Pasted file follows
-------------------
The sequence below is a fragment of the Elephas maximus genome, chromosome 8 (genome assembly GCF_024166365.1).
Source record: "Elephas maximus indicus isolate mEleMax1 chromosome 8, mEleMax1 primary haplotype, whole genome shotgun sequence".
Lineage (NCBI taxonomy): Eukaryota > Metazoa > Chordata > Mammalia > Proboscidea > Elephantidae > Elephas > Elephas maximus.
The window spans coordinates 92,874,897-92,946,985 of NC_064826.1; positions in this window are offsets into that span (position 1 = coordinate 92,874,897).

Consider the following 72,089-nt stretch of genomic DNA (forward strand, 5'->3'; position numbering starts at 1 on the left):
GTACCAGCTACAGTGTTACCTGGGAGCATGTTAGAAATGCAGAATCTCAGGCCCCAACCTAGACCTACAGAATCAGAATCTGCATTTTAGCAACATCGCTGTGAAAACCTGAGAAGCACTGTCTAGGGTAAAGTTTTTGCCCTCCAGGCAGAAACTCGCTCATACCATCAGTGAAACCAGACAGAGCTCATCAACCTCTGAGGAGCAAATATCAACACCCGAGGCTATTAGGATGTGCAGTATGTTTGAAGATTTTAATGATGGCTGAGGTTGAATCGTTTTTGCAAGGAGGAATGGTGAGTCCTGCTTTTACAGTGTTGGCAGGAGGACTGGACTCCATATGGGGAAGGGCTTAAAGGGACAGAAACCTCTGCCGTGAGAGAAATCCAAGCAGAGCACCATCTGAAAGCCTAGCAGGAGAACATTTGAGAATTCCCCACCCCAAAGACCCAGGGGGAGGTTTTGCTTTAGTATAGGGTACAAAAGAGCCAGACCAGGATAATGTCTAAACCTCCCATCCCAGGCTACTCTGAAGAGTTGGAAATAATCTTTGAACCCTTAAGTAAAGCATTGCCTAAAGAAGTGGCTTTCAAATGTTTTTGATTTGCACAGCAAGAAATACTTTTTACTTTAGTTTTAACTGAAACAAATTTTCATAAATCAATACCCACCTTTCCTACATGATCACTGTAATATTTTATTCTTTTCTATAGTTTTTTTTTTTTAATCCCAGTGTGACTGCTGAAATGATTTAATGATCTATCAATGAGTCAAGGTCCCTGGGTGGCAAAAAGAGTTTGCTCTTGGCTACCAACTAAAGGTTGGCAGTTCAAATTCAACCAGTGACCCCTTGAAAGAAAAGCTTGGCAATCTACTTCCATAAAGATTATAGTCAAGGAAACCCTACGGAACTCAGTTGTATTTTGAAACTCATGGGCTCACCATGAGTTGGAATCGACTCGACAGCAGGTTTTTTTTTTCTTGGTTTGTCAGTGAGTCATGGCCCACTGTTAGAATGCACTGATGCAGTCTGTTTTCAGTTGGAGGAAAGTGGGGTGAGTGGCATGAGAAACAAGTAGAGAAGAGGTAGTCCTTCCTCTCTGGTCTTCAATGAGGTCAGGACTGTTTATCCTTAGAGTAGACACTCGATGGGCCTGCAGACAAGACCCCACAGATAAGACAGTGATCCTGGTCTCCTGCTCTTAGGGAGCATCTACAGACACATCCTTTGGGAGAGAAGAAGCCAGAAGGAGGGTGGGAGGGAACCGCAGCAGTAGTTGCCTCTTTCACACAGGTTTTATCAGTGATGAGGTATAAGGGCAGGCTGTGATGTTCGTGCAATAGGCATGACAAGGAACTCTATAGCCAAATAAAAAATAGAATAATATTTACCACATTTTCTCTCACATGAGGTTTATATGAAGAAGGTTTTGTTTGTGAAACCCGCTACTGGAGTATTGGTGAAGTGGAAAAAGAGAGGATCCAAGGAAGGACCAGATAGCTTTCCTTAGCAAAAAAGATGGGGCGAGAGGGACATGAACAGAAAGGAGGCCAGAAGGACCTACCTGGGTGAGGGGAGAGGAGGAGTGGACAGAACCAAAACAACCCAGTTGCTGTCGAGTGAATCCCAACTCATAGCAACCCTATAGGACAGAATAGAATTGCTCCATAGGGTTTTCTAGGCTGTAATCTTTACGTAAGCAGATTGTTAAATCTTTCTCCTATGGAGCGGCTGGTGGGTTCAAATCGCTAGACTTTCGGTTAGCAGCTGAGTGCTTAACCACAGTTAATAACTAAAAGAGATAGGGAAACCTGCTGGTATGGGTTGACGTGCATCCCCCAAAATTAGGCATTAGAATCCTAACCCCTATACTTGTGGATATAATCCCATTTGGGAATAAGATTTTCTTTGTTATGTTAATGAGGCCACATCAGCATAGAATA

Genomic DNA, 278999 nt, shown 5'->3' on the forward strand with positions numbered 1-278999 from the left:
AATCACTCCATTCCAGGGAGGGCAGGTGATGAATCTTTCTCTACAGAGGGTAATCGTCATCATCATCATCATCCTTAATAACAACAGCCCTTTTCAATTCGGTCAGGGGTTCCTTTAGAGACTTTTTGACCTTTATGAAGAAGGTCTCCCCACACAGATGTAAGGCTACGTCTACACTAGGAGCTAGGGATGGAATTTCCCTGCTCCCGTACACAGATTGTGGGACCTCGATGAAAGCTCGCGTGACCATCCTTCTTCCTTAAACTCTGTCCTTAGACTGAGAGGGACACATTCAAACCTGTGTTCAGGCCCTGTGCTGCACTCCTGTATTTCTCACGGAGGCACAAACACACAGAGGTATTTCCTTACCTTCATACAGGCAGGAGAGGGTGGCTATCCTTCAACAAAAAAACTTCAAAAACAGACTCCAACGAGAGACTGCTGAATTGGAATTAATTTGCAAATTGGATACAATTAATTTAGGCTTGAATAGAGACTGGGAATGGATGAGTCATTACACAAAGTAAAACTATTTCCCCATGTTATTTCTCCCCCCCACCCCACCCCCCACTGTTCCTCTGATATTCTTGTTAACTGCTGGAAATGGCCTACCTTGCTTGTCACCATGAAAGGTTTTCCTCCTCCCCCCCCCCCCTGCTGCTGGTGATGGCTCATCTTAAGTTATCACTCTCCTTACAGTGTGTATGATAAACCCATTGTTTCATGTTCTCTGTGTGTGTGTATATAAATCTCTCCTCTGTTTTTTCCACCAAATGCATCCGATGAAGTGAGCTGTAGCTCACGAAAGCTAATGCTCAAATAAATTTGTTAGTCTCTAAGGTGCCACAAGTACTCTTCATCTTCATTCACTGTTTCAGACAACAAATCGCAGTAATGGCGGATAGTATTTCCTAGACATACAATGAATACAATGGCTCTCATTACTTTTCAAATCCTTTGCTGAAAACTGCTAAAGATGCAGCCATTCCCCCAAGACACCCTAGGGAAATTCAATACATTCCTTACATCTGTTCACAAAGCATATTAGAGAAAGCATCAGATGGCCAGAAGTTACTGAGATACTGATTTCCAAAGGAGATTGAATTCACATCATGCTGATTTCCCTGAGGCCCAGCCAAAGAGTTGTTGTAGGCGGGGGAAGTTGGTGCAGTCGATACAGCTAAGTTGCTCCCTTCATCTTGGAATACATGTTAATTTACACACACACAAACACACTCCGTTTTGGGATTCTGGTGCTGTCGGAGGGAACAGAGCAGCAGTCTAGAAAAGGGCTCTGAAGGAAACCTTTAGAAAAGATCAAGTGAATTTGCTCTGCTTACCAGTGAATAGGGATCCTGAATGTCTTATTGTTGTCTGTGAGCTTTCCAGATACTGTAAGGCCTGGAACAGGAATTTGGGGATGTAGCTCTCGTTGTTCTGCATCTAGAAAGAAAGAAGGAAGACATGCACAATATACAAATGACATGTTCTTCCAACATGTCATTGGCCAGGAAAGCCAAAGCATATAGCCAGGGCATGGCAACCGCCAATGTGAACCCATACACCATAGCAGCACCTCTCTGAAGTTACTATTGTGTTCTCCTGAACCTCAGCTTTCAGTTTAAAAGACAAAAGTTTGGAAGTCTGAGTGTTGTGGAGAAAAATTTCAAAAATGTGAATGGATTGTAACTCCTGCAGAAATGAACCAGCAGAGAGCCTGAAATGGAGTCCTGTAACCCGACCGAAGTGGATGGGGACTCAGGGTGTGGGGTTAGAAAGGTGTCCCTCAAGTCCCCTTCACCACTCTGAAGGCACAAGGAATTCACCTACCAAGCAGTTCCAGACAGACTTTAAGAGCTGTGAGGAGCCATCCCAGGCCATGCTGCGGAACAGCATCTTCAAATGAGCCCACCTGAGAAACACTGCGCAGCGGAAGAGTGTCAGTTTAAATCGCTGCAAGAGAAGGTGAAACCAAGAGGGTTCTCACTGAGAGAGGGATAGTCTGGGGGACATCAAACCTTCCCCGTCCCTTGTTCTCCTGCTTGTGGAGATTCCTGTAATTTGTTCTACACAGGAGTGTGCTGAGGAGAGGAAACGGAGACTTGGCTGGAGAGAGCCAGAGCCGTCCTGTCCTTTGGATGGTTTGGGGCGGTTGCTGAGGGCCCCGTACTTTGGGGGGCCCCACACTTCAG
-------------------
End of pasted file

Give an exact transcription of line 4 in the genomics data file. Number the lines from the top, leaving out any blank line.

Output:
The window spans coordinates 92,874,897-92,946,985 of NC_064826.1; positions in this window are offsets into that span (position 1 = coordinate 92,874,897).